Page:Popular Science Monthly Volume 34.djvu/39

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by Metz was laid down by a turbulent ice-bearing river but a few miles from the glacier's margin. The implement, unlike those recorded by Aughey, McGee, and N. H. Winchell, is of the rude type commonly called paleolithic, and thus indicates primitive customs among its makers; but neither alone nor in conjunction with the similar implement found by the same individual under like conditions at Lovelands does it tell whether the inhabitant of the ice-front in the Ohio valley was hunter, fisherman, or husbandman, troglodyte, nomad, or house-builder; and only the geologic evidence suggests conditions of life approaching those of the modern Esquimau.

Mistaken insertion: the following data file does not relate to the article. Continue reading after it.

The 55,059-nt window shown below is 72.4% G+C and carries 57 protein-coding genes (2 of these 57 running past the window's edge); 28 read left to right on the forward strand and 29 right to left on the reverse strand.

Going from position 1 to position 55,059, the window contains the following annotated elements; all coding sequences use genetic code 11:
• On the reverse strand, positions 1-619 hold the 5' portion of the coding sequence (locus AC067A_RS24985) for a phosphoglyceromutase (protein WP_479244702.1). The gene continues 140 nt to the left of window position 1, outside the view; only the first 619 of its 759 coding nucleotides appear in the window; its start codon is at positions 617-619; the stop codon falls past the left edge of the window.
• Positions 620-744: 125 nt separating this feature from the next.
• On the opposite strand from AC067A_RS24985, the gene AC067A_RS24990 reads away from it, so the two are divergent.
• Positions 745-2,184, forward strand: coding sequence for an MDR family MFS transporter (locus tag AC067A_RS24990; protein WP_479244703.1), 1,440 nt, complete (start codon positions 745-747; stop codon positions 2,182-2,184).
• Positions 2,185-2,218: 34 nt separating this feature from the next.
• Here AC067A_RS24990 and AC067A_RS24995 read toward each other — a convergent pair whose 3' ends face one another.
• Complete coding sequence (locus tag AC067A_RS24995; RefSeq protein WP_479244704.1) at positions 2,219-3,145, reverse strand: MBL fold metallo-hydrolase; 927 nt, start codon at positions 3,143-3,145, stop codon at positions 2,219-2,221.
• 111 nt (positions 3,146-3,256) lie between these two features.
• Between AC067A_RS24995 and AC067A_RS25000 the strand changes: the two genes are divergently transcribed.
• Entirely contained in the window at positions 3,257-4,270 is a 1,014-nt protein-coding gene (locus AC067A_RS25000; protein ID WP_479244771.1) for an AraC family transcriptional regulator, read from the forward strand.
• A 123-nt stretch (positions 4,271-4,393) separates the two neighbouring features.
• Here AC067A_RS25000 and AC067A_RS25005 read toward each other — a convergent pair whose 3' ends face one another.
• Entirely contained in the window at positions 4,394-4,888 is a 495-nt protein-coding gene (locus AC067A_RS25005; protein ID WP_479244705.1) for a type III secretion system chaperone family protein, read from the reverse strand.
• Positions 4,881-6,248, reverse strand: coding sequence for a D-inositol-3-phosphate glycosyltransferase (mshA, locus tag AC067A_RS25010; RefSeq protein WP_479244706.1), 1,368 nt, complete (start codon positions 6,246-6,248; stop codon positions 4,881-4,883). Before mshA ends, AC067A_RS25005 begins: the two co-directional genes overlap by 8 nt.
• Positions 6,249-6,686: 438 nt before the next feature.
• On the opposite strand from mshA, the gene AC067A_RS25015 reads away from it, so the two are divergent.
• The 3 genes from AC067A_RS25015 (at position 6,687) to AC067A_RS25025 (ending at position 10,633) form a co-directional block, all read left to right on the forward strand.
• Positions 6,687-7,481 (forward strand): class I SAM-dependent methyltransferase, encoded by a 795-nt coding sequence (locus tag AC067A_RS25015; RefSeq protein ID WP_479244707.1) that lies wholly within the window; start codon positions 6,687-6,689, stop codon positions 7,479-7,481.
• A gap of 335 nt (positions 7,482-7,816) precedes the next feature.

When the primitive man of Trenton flourished, the later Quaternary mer de glace covered New York and New England, and extended far into northern New Jersey and Pennsylvania. The ice was from five hundred to one thousand feet in thickness near its margin, and overflowed the highest mountains, though they somewhat impeded its progress; the land beneath was somewhat depressed and was tilted northward toward the ice-front; and flooded rivers, born upon and beneath the edge of the icesheet, swept into their lower courses and into the sea, glacial mud, sand, and pebbles, while upon their surfaces floated ice-floes laden sometimes with larger pebbles and anon with great bowlders. Among these rivers was the Delaware, which was transformed in its middle course from a constricted torrent rushing swiftly over a rocky bottom (as it is to-day and as it was anterior to the second ice-epoch) into a broad slack-water estuary, tidal probably to the mouth of the Lehigh. This estuary found its source at the edge of the ice, where now lies the terminal moraine (just below Belvidere); and at what is now the head of tide at Trenton it embouched into a broad, shallow bay. At the ice-front it gathered a harvest of cobble-stones which were washed down-stream and deposited in a series of terraces more than one hundred feet in height and two miles or more in width, extending ten miles down the river; the cobbles growing finer and finer and finally passing into beds of gravel and sand. There, too, the waters became charged with glacial mud—the rock-flour forming the grist of the glacial mill—which was more slowly deposited in the form of fine loam sometimes enveloping the cobbles and abundantly intermixed with the finer gravel and sand as far south as Philadelphia, but most abundantly above Trenton. There, also, the river gathered sand, fine and coarse pebbles, great bowlders, and heterogeneous débris, which were frozen into ice-floes, floated gently down-stream, and dropped as the floes melted, equally far southward, but most abundantly where the river embouched into the bay and where the floes lingered longest in the slackened current, These aqueo-glacial deposits extend continuously from the